Gabe says there is only one thing he needs. Jesus. Preah Jesu. She says she’s never heard of that. But she grins.
Finally, exasperated, she gives up on us. We eat our food and leave.
We ride the moto to Wat Phnom. I feel a little less uneasy. We park and walk around. There are vendors selling things, bright decorations, music playing, people standing at the top of the steps of the Wat, buying small birds and releasing them into the air as an offering to Buddha.
It feels like we are at the Asian Festival back in Columbus. Except we are actually in Asia.
I feel uneasy.
I stop. I close my eyes and pray. “Jesus, be with these people. Draw near to this country. Shine your light in this dark land. Jesus, we need you. We need you. Please come.”
I open my eyes. I see a girl I recognize. She has played soccer with our girls. She sees me and smiles briefly. She is running with three boys. I don’t know her story. I want to. I hope she is safe. I hope no one has hurt her.
We walk some more. “Look,” Gabe says, pointing to a young boy (maybe 8? 10?) holding a sleeping baby in one arm, a bottle in the other. He looks so weary. He sits down on the concrete curb. The few-months-old baby is out cold. Maybe he’s just tired, or maybe he’s been drugged. Drugging babies so they are easier to lug around and beg with is common. Two young men hand the boy small bills.
I want to cry.
It’s hot. We’re thirsty. We buy a cold pomegranate tea. Gabe drinks half the bottle in one swig. I hold it for him while he gets out his camera. I take a drink. I sit on an empty bench while Gabe snaps a photo of a deflated Bugs Bunny balloon. A tiny little person waddles up to me. He’s maybe 2 years old. He takes my bottle (while I’m still holding it) and puts it up to his lips (the lid is on). I smile and hand it to him. He takes the lid off and gulps the rest down.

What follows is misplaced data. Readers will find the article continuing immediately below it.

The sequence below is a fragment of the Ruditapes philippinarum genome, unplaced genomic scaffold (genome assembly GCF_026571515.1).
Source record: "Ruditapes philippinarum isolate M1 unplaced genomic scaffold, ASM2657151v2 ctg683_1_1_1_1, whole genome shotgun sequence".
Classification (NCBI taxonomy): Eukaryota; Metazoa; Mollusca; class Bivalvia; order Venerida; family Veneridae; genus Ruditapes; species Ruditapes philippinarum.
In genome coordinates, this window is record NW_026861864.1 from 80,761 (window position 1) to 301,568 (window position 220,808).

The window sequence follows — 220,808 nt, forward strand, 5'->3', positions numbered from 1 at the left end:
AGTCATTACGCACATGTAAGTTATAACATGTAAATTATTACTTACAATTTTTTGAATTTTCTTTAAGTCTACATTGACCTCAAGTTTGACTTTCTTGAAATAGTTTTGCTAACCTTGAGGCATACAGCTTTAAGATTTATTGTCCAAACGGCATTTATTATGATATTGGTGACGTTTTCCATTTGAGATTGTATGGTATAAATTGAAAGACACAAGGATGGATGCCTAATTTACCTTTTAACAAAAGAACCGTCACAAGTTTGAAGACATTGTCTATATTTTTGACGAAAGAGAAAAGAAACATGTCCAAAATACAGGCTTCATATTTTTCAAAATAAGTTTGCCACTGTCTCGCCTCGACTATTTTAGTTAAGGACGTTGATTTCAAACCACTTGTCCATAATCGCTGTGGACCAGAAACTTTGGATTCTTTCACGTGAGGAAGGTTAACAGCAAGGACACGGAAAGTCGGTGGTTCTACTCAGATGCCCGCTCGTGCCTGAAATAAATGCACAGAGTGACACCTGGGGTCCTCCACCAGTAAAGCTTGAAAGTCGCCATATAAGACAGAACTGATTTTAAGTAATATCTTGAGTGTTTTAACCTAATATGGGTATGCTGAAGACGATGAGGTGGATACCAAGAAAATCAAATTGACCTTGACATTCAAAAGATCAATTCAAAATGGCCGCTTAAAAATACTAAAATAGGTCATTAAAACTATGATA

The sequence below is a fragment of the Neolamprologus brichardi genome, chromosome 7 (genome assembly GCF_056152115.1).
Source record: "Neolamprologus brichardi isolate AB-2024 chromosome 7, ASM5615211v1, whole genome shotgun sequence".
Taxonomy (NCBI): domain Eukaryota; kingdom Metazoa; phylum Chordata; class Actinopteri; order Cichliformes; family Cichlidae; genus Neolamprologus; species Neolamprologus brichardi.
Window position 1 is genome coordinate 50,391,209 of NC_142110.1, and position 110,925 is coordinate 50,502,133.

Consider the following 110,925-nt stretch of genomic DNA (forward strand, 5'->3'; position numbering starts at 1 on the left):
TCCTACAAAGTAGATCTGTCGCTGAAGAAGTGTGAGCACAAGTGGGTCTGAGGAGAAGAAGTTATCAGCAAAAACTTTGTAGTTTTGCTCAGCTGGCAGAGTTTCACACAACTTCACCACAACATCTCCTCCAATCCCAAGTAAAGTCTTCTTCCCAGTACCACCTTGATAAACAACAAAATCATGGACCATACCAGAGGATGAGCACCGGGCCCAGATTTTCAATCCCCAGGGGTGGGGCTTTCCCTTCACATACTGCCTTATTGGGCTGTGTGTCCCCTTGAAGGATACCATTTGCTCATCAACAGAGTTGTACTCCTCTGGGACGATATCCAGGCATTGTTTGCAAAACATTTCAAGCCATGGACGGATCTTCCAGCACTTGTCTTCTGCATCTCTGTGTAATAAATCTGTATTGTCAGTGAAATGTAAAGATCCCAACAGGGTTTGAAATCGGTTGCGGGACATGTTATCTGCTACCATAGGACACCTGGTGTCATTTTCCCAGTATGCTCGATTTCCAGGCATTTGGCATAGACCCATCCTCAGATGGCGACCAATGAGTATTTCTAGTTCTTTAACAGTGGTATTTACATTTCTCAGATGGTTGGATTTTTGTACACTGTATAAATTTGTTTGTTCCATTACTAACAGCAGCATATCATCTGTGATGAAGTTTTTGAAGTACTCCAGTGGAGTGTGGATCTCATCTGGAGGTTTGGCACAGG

Oh, I hope he’s okay. I hope he gets enough to eat. I pray for him.
It takes five seconds to figure out why that bench was empty. It’s directly in the glaring hot sun. We move.
We get a text from a friend that a dear Khmer friend of ours has just unexpectedly lost her mother. My breath catches. My heart pounds. I feel so sad. This is supposed to be a time of great, great celebration and fun with family. This is not supposed to happen.
I pray for her. I ask God to hold her tight.
We sit on another bench and, for the next 30 minutes, we (and, by we, I mean Gabe) strike up conversations with police officers and anyone with a camera and anyone who shows any interest in us whatsoever. Gabe tells everyone (in broken Khmer) that we have lived here three months, where our house is, that we’re Khmer students, how old we are.
It is adorable. And, for once, I don’t feel uneasy. This feels right. I chime in. I remember words. This is fun.
I take pictures of him with his new “friends.” (I’m really awful about adding photos to my wordy posts, but you can see all the pics of our afternoon on Instagram.)
One policeman in particular is giddy about Gabe’s attempt to speak Khmer. He says Gabe is very good for just being here three months. We laugh and joke, then he has to get back to work.
We decide this has been a fun date, and we’re ready to head home. On the way back, I don’t feel fear (well, maybe a twinge now and again). I am able to redirect my thoughts, to think about the breeze and my arms around Gabe and the fact that WE LIVE IN CAMBODIA instead of replaying and replaying a gruesome moto wreck that has only ever happened in my mind.
We get home. The house is quiet. Warm, but there’s a breeze. I read a book. I can’t stop thinking about the uneasiness.
So I blog about it.